If you have read my previous entry or perhaps follow me on Twitter, you may know that I am currently working on a web app, Hill Valleu. Yes, the last update was a few months ago, but a lot has changed since then.
When I published that post, I was using a working copy of Hill Valleu in a beta stage. Within a week of launching it I had some friends and colleagues using the app. Feedback was good and the users seemed to like it. I knew a few items were missing and the limited users who were in all confirmed this by suggesting a few of the same enhancements. So, I got to work on these and within a couple of days I had a few new features launched to the small user base.
Everything seemed to be going great. A few app users, no major issues…so I planned to give it a couple of weeks before getting more users into the system and then a few more weeks before launching it for real. But over this period of time I noticed that my own usage of the app had dropped. This was not a good sign, when an app I was supposed to be building for myself was was not even being used by me…and it turned out the beta users had pretty much all stopped using it.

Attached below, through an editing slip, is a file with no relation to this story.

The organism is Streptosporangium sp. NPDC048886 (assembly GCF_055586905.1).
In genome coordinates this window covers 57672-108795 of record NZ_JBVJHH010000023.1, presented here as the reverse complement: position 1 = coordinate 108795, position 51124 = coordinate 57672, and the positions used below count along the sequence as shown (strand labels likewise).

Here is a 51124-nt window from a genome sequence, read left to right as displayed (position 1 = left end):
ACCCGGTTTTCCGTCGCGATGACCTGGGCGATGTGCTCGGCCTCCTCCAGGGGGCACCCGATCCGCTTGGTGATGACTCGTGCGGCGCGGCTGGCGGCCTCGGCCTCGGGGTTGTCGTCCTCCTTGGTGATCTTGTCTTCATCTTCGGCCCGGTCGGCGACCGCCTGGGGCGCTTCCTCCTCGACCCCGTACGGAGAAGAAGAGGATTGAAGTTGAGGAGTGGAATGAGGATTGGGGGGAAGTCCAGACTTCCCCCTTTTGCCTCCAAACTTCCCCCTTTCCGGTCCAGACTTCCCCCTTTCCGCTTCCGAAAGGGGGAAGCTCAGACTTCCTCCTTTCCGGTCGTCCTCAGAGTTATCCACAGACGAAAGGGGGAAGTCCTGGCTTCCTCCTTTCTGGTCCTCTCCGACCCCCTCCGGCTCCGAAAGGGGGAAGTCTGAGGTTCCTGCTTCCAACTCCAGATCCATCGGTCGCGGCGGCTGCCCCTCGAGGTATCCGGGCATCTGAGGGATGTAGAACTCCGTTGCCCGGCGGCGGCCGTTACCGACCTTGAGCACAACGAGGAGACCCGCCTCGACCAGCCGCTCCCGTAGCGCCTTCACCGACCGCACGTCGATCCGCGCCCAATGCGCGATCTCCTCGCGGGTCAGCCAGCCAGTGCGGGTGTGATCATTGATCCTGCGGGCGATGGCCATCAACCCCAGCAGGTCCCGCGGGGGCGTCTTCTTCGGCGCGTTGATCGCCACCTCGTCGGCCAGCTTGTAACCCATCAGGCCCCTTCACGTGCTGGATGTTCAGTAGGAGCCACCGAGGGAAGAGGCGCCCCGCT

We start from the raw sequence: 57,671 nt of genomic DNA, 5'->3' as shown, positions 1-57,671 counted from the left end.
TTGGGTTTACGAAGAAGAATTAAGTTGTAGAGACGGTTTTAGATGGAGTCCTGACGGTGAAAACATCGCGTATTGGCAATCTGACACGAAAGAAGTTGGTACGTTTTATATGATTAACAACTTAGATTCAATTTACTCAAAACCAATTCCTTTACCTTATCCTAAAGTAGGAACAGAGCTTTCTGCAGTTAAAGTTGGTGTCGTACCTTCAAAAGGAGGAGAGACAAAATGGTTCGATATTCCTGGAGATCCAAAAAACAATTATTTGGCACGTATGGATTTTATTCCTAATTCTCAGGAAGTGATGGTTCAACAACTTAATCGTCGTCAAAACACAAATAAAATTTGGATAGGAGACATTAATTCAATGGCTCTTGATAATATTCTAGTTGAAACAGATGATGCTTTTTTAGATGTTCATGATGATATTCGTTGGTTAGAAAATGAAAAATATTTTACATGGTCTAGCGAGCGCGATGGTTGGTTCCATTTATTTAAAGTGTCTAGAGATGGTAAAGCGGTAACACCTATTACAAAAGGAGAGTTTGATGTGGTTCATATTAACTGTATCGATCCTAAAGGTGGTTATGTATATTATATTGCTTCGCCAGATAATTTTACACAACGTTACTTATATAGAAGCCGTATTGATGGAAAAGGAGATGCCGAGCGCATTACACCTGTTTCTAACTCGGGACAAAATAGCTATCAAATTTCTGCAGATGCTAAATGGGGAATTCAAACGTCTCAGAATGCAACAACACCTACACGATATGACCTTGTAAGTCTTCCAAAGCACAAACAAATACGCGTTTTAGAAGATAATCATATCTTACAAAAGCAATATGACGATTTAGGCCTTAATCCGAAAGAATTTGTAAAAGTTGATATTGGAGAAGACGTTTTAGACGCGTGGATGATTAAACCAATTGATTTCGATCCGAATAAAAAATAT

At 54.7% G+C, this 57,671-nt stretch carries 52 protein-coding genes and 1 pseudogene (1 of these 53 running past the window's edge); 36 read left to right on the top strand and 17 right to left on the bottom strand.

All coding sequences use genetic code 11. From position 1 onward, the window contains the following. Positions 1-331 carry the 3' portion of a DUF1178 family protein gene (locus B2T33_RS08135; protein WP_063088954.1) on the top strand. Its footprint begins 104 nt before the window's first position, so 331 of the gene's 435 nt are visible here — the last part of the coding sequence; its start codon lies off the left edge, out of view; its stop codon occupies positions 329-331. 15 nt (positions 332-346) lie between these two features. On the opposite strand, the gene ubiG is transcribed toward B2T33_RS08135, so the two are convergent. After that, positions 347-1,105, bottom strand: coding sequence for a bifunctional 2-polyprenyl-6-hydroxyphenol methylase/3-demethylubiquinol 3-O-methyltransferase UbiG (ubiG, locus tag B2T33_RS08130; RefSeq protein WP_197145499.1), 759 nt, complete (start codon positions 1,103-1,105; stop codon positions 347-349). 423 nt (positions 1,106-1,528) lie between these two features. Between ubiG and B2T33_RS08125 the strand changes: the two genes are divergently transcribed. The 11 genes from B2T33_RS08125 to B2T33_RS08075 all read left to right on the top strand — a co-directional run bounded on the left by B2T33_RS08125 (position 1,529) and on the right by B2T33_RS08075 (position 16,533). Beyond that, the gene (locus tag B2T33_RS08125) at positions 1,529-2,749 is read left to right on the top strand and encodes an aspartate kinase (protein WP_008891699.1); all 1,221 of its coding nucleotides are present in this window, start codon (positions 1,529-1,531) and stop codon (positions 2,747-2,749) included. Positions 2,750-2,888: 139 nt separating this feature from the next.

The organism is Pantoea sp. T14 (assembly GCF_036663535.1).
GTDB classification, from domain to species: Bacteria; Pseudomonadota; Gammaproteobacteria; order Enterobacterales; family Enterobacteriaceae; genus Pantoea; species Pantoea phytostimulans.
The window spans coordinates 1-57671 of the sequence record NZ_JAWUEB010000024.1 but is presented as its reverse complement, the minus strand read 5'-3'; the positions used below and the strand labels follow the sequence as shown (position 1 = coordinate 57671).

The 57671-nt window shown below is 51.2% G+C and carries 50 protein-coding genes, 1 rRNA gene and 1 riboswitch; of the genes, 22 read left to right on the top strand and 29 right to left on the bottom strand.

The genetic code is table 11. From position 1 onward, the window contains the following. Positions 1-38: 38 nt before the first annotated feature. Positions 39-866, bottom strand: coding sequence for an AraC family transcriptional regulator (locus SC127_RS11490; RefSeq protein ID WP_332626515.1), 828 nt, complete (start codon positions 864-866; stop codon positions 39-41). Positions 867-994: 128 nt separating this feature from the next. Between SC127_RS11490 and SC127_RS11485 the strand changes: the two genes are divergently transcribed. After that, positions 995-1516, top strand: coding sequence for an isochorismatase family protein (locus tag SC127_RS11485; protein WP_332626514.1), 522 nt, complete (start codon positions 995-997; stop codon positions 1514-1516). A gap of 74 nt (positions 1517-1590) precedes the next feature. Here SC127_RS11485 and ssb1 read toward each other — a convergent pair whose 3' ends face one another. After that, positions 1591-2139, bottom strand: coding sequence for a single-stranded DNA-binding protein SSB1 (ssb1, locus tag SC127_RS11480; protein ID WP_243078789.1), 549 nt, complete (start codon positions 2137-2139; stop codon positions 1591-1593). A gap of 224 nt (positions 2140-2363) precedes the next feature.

Now that’s a good question. I am not sure why others stopped using. A few said they were using other services, which is fair enough. I am trying to break into a crowded market – hard going if you do the basics, but miss a lot of features of the bigger apps.
The main question I needed to answer was why did I stop using a service I built to fill a need for myself?
After sitting down and working out the issue, I discovered the problem was I had stopped building the app for myself and started building it based on what others said they wanted. To get my heart back into the project, I made a big decision to go back to the root of why I started out on this path to begin with. To fill my need, and build something I would use everyday.
I deleted all the content and beta user data and started afresh. My next plan was to get back to where I wanted to be to start with. I ripped out a load of code, reworked the design and features to drastically reduce the complexity I had built in.
Within the week I had a skelton app but up online and I have been using it everyday since, slowly tweaking little bits here and there, adding couple new little enhancments, and have a list of the basic feature set I want in the app before I let anyone else in to the system.
To see the current state and to get a preview of the all new reworked Hill Valleu, go over to the website – and if you like what you see and would like to hear when I launch the app drop your email in the box at the bottom of the page.